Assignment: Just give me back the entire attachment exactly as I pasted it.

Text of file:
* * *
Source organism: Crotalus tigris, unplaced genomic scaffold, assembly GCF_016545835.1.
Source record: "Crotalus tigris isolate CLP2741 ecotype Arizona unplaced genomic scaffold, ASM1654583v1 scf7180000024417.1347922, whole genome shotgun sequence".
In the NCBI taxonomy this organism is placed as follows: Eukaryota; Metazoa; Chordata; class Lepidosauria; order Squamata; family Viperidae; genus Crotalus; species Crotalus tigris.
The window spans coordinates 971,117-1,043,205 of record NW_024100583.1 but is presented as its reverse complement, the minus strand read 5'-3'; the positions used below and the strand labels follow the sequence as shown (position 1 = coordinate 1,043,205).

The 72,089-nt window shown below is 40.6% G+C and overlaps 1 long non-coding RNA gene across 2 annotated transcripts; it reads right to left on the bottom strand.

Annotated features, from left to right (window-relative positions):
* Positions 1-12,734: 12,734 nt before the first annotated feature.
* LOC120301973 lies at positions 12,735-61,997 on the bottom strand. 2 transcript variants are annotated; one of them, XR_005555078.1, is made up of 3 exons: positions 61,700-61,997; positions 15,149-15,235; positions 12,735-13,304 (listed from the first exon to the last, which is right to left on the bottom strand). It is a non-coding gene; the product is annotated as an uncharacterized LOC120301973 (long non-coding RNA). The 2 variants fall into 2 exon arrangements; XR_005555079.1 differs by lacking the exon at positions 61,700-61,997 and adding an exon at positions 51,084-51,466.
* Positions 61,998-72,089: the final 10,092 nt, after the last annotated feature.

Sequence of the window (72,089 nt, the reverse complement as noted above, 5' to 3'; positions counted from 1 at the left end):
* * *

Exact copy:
Source organism: Crotalus tigris, unplaced genomic scaffold, assembly GCF_016545835.1.
Source record: "Crotalus tigris isolate CLP2741 ecotype Arizona unplaced genomic scaffold, ASM1654583v1 scf7180000024417.1347922, whole genome shotgun sequence".
In the NCBI taxonomy this organism is placed as follows: Eukaryota; Metazoa; Chordata; class Lepidosauria; order Squamata; family Viperidae; genus Crotalus; species Crotalus tigris.
The window spans coordinates 971,117-1,043,205 of record NW_024100583.1 but is presented as its reverse complement, the minus strand read 5'-3'; the positions used below and the strand labels follow the sequence as shown (position 1 = coordinate 1,043,205).

The 72,089-nt window shown below is 40.6% G+C and overlaps 1 long non-coding RNA gene across 2 annotated transcripts; it reads right to left on the bottom strand.

Annotated features, from left to right (window-relative positions):
* Positions 1-12,734: 12,734 nt before the first annotated feature.
* LOC120301973 lies at positions 12,735-61,997 on the bottom strand. 2 transcript variants are annotated; one of them, XR_005555078.1, is made up of 3 exons: positions 61,700-61,997; positions 15,149-15,235; positions 12,735-13,304 (listed from the first exon to the last, which is right to left on the bottom strand). It is a non-coding gene; the product is annotated as an uncharacterized LOC120301973 (long non-coding RNA). The 2 variants fall into 2 exon arrangements; XR_005555079.1 differs by lacking the exon at positions 61,700-61,997 and adding an exon at positions 51,084-51,466.
* Positions 61,998-72,089: the final 10,092 nt, after the last annotated feature.

Sequence of the window (72,089 nt, the reverse complement as noted above, 5' to 3'; positions counted from 1 at the left end):